Siemens PLM Software’s Catchbook uses automatic shape recognition to turn rough hand-drawn objects into precise geometric objects. Image courtesy of Siemens PLM Software. Siemens PLM Software’s Catchbook uses automatic shape recognition to turn rough hand-drawn objects into precise geometric objects. Image courtesy of Siemens PLM Software.

“While most artistic drawings apps lack accurate dimensions or the ability to manipulate and move ink, Catchbook lets you push, pull, snap and move curves wherever you want,” Siemens PLM Software writes. The precision that comes from pointed-tip input—something older generation tablets do not support—makes it possible for the user to easily select specific edges, corners, and borders of geometric objects to automatic measure distances and add dimensions.

Catchbook drawings can even be exported to Siemens NX, the company’s higher end 3D modeling and design program. The Catchbook app itself is free, but to save a drawing costs $3.99, to publish it $2.99.

CATIA Natural Sketch

CATIA Natural Sketch is not an independent app but part of CATIA, the 3D modeling and design brand from Dassault Systèmes. It was first announced in November 2011, as part of the CATIA for Creative Design lineup, which, the company writes, “addresses the complete industrial design workflow in a unified environment, from ideation and concept to refinement, design validation, and final production-ready 3D product.”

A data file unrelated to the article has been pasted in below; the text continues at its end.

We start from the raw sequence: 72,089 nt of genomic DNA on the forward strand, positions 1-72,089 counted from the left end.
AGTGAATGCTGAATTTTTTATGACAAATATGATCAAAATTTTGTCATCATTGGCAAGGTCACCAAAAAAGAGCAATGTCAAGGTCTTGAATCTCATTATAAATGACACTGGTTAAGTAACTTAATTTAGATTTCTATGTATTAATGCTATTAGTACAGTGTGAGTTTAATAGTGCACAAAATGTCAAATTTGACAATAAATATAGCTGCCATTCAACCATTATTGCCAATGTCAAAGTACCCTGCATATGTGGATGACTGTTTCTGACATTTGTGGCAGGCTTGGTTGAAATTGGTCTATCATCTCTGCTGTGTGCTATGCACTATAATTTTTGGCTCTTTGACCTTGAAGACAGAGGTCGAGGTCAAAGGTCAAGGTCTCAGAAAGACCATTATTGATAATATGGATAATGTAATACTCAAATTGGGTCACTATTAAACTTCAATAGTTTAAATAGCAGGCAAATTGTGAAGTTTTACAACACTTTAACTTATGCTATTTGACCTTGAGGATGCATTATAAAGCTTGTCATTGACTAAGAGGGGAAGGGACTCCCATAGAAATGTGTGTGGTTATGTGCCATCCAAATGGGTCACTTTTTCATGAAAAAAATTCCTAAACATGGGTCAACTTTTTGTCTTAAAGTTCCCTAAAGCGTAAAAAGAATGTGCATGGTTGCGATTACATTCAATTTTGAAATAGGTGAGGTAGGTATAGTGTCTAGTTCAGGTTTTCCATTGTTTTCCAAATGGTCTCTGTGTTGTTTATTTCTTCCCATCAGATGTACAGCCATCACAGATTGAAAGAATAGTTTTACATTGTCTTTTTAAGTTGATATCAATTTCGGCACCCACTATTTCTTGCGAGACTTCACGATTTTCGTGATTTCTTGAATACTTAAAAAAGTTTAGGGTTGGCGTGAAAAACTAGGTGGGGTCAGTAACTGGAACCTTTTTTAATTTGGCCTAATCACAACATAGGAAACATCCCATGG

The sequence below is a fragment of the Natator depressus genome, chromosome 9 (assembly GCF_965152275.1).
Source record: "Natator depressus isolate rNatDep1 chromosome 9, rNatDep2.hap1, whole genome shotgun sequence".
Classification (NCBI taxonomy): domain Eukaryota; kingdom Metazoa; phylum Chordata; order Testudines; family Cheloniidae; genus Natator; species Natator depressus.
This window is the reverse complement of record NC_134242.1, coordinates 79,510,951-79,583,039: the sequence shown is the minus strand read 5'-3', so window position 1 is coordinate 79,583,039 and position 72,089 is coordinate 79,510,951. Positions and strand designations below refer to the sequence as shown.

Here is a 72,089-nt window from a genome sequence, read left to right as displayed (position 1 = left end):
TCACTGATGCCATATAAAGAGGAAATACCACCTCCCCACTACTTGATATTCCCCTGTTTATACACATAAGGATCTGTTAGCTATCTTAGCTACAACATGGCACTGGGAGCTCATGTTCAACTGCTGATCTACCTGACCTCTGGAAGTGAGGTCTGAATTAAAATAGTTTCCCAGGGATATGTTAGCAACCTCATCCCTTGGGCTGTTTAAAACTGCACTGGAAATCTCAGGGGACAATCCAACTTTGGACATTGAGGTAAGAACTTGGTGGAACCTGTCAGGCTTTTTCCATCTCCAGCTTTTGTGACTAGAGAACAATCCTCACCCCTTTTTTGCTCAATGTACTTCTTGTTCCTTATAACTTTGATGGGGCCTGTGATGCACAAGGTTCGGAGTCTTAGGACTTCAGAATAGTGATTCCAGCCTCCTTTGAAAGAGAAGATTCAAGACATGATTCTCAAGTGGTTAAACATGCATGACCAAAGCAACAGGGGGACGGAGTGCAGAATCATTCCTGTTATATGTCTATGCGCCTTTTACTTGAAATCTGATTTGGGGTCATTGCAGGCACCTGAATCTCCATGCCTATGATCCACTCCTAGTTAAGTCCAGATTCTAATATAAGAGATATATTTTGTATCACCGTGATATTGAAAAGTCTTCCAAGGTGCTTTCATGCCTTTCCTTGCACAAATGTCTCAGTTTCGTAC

Unlike other sketching apps, Natural Sketch allows you to rotate the drawing planes and sketch in different angles, from different orientations. This makes Natural Sketch drawings more easily adaptable to subsequent 3D model development in CAD, where the curves, lines, and geometry can be reused as guidance for cutting, trimming, extrusion, and revolving operations.